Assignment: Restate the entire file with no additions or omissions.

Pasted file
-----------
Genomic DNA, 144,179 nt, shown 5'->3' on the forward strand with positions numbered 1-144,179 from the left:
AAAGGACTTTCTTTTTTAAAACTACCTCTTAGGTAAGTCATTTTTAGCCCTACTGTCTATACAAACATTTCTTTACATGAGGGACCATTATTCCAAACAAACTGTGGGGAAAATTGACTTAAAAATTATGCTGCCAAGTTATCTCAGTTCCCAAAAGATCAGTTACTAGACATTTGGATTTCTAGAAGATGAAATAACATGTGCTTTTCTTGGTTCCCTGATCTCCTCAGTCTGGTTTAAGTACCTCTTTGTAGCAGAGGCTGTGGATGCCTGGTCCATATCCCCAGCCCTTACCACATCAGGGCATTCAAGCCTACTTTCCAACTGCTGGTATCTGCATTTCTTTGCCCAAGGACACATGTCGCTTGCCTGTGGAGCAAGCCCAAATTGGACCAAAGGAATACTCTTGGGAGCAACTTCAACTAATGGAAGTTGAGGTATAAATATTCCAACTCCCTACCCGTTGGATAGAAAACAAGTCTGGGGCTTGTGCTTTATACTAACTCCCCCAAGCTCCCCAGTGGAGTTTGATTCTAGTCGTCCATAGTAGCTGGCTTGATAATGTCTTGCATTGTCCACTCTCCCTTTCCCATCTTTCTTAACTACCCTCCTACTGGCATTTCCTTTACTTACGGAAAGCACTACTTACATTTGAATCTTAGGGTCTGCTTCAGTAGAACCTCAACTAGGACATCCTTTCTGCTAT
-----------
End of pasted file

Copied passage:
Genomic DNA, 144,179 nt, shown 5'->3' on the forward strand with positions numbered 1-144,179 from the left:
AAAGGACTTTCTTTTTTAAAACTACCTCTTAGGTAAGTCATTTTTAGCCCTACTGTCTATACAAACATTTCTTTACATGAGGGACCATTATTCCAAACAAACTGTGGGGAAAATTGACTTAAAAATTATGCTGCCAAGTTATCTCAGTTCCCAAAAGATCAGTTACTAGACATTTGGATTTCTAGAAGATGAAATAACATGTGCTTTTCTTGGTTCCCTGATCTCCTCAGTCTGGTTTAAGTACCTCTTTGTAGCAGAGGCTGTGGATGCCTGGTCCATATCCCCAGCCCTTACCACATCAGGGCATTCAAGCCTACTTTCCAACTGCTGGTATCTGCATTTCTTTGCCCAAGGACACATGTCGCTTGCCTGTGGAGCAAGCCCAAATTGGACCAAAGGAATACTCTTGGGAGCAACTTCAACTAATGGAAGTTGAGGTATAAATATTCCAACTCCCTACCCGTTGGATAGAAAACAAGTCTGGGGCTTGTGCTTTATACTAACTCCCCCAAGCTCCCCAGTGGAGTTTGATTCTAGTCGTCCATAGTAGCTGGCTTGATAATGTCTTGCATTGTCCACTCTCCCTTTCCCATCTTTCTTAACTACCCTCCTACTGGCATTTCCTTTACTTACGGAAAGCACTACTTACATTTGAATCTTAGGGTCTGCTTCAGTAGAACCTCAACTAGGACATCCTTTCTGCTAT